Best practice & research. Clinical gastroenterology 06/2010; 24(3):251-70. · 2.48 Impact Factor
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    ABSTRACT: Tropical calcific pancreatitis (TCP) is a relatively common form of chronic pancreatitis in parts of Asia and Africa. The SPINK1 variant p.N34S is strongly associated with TCP, but other genetic factors remain to be defined. Chymotrypsinogen C (CTRC) degrades trypsinogen and loss-of-function variants have been found in European patients with chronic pancreatitis. Preliminary data indicate that CTRC might increase the risk for TCP. We selected 150 Indian TCP patients and 150 Indian controls to perform mutational screening of the complete coding region of CTRC and exon 3 of SPINK1. We performed in-silico analysis and functional studies of novel CTRC variants. We identified eight variants among this sample. Three were synonymous and c.180 C>T was significantly enriched in patients (odds ratio=2.09; 95% confidence interval=1.19-3.67; P=0.03). We identified a novel nonsynonymous CTRC (p.G61R) variant in one of 146 patients (0.7%), but absent from controls. In-silico analysis showed that this variant affected a conserved residue, and functional analysis showed that p.G61R results in a complete loss of CTRC secretion from transiently transfected human embryonic kidney 293T cells. SPINK1 p.N34S was present in 31.8% of patients compared with 4.7% in controls, there was no significant cosegregation with CTRC variants. The contribution of CTRC variants to TCP is relatively small, but the identification of novel loss-of-function variants (p.G61R) underscores the importance of the trypsinogen pathway in causing TCP.
    European journal of gastroenterology & hepatology 05/2009; 21(8):889-94. · 1.66 Impact Factor
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    ABSTRACT: OBJECTIVE: To assess genetic, clinical and morphological characteristics of hereditary pancreatitis, a rare type of chronic pancreatitis with an early onset of symptoms, which is, among others, caused by mutations in the PRSS1 gene. DESIGN: Observational cohort study. METHOD: The study population consisted of 496 patients (27,375 person-years) who were referred to Radboud University Nijmegen Medical Centre for molecular diagnosis of hereditary pancreatitis during period 2000 to 2007. 61 patients with a positive family history of hereditary pancreatitis were selected. Analysis for PRSS1 gene mutations was performed by complete sequence analysis of the exons. All patients received a structured questionnaire. RESULTS: From 25 families 61 patients were included (2,047 person-years). PRSS1 mutations were detected in 52 patients (85.2%): p.R122H (67.2%), p.N29I (14.8%), p.E79K (1.6%), p.N29T (1.6%). In the 40 patients whose clinical data were known the median age at diagnosis was 10.5 years (range: 0-42 years). Pain was reported in 28 (70% of 40 patients in whom all information was complete). 27 patients (67.5%) were admitted to the hospital once or more due to the attacks of pancreatitis. Exocrine and endocrine dysfunction was seen in 6 patients (15%). 24 patients (60%) had undergone a surgical intervention, 10 of whom had undergone a pancreaticojejunostomy. A family history of pancreatic carcinoma was found in 5 patients (12.5%). CONCLUSION: The percentage of PRSS1 mutation was high (85.2%) among this Dutch population that was selected on basis of a positive family history of hereditary pancreatitis. Most patients had no chronic pain.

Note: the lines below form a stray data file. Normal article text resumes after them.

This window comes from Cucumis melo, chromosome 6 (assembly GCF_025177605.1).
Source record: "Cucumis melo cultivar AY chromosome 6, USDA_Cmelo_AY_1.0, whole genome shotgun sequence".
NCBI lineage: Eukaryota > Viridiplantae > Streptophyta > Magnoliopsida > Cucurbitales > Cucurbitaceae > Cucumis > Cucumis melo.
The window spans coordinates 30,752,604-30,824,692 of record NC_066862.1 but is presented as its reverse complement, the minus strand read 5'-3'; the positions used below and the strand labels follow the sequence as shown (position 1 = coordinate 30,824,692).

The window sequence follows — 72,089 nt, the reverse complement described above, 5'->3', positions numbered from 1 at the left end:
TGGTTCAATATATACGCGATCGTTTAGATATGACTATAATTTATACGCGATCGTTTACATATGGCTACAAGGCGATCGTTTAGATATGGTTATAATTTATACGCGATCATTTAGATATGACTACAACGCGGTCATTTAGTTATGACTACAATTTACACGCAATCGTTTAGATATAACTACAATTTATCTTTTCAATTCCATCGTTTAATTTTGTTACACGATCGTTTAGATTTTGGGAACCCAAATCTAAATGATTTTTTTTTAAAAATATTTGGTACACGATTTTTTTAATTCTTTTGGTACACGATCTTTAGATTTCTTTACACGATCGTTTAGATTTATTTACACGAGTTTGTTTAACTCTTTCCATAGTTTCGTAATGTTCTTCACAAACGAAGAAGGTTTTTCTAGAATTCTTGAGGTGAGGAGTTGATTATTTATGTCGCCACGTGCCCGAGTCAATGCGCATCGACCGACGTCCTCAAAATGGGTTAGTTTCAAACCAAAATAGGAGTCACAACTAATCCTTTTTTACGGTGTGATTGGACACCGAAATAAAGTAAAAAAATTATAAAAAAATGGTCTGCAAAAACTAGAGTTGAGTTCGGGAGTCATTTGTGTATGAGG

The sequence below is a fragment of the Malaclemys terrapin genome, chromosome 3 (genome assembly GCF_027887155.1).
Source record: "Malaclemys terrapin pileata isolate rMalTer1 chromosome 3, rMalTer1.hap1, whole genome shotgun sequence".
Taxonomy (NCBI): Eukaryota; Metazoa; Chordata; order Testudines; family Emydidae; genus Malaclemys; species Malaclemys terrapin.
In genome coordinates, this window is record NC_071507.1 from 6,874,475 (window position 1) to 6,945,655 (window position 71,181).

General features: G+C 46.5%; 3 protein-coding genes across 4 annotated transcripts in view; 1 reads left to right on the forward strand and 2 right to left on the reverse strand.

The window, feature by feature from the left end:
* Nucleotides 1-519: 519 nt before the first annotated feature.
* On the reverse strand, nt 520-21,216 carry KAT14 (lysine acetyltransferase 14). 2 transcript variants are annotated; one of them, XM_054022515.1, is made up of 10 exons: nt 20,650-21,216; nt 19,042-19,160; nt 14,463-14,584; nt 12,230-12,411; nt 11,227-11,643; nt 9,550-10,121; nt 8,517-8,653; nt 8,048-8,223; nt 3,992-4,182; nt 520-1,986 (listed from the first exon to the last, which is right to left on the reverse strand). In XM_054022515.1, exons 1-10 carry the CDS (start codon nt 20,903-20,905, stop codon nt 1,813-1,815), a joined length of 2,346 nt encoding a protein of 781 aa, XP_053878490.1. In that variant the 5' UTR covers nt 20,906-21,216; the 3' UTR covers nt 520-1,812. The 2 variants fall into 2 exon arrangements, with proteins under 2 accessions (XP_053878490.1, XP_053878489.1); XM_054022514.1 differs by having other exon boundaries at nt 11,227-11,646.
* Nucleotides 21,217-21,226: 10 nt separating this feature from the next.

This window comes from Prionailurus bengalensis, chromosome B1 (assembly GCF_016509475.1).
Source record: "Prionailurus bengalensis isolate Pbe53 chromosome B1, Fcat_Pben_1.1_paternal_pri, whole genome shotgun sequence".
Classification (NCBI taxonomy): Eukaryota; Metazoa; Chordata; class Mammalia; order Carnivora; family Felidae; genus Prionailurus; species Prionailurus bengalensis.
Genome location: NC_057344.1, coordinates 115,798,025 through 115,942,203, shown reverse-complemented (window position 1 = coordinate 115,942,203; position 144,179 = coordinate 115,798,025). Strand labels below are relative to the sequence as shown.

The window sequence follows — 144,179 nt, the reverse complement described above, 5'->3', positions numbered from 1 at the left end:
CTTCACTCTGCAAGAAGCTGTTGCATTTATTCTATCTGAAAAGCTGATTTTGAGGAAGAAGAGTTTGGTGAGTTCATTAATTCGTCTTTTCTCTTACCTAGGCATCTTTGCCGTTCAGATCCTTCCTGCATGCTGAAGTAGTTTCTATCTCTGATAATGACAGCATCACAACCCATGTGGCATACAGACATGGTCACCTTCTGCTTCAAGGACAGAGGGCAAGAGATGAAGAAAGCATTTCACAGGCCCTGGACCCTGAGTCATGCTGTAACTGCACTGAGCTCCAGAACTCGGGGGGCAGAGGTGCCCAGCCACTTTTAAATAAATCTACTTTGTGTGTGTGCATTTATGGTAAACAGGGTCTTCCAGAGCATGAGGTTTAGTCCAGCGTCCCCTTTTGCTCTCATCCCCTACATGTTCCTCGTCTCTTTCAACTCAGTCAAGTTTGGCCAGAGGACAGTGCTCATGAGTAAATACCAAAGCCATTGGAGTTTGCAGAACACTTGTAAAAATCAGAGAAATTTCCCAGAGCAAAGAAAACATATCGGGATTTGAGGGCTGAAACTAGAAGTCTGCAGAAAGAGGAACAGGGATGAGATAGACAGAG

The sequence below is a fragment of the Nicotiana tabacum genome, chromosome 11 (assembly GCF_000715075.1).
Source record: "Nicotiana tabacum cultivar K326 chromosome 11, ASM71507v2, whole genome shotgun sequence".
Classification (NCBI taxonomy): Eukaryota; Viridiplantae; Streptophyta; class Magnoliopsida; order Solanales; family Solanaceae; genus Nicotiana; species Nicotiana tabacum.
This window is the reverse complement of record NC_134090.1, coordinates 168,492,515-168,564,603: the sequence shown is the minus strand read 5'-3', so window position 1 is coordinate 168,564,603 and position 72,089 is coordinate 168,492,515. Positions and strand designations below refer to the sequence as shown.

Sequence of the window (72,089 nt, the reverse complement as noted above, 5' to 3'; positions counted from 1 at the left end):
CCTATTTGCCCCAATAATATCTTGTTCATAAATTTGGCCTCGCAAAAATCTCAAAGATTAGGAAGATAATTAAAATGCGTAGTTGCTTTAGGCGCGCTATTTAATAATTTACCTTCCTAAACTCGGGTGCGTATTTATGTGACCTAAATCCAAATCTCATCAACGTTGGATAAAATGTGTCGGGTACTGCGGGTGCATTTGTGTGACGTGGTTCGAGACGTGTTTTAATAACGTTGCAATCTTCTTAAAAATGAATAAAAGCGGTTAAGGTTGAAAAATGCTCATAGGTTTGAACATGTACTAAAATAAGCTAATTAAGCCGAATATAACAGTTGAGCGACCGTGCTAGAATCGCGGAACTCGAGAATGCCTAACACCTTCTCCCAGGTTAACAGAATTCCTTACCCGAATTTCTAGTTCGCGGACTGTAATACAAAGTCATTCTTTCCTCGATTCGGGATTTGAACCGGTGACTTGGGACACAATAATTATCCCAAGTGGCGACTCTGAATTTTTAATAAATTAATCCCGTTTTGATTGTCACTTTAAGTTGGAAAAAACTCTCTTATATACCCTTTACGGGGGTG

Nederlands Tijdschrift Voor Geneeskunde - NED TIJDSCHR GENEESKD. 01/2009;
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    ABSTRACT: To assess genetic, clinical and morphological characteristics of hereditary pancreatitis, a rare type of chronic pancreatitis with an early onset of symptoms, which is, among others, caused by mutations in the PRSS1 gene. Observational cohort study. The study population consisted of 496 patients (27,375 person-years) who were referred to Radboud University Nijmegen Medical Centre for molecular diagnosis of hereditary pancreatitis during period 2000 to 2007. 61 patients with a positive family history of hereditary pancreatitis were selected. Analysis for PRSS1 gene mutations was performed by complete sequence analysis of the exons. All patients received a structured questionnaire. From 25 families 61 patients were included (2,047 person-years). PRSS1 mutations were detected in 52 patients (85.2%): p.R122H (67.2%), p.N29I (14.8%), p.E79K (1.6%), p.N29T (1.6%). In the 40 patients whose clinical data were known the median age at diagnosis was 10.5 years (range: 0-42 years). Pain was reported in 28 (70% of 40 patients in whom all information was complete). 27 patients (67.5%) were admitted to the hospital once or more due to the attacks of pancreatitis. Exocrine and endocrine dysfunction was seen in 6 patients (15%). 24 patients (60%) had undergone a surgical intervention, 10 of whom had undergone a pancreaticojejunostomy. A family history of pancreatic carcinoma was found in 5 patients (12.5%). The percentage of PRSS1 mutation was high (85.2%) among this Dutch population that was selected on basis of a positive family history of hereditary pancreatitis. Most patients had no chronic pain.
    Nederlands tijdschrift voor geneeskunde 01/2009; 153:A324.
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    Pancreatology 13(3):S9. · 2.04 Impact Factor

Publication Stats

18 Citations
20.45 Total Impact Points

Institutions

  • 2009–2014
    • Radboud University Nijmegen
      • Department of Gastroenterology and Hepatology
      Nymegen, Gelderland, Netherlands
  • 2012
    • University of Leipzig
      • Klinik und Poliklinik für Gastroenterologie und Rheumatologie
      Leipzig, Saxony, Germany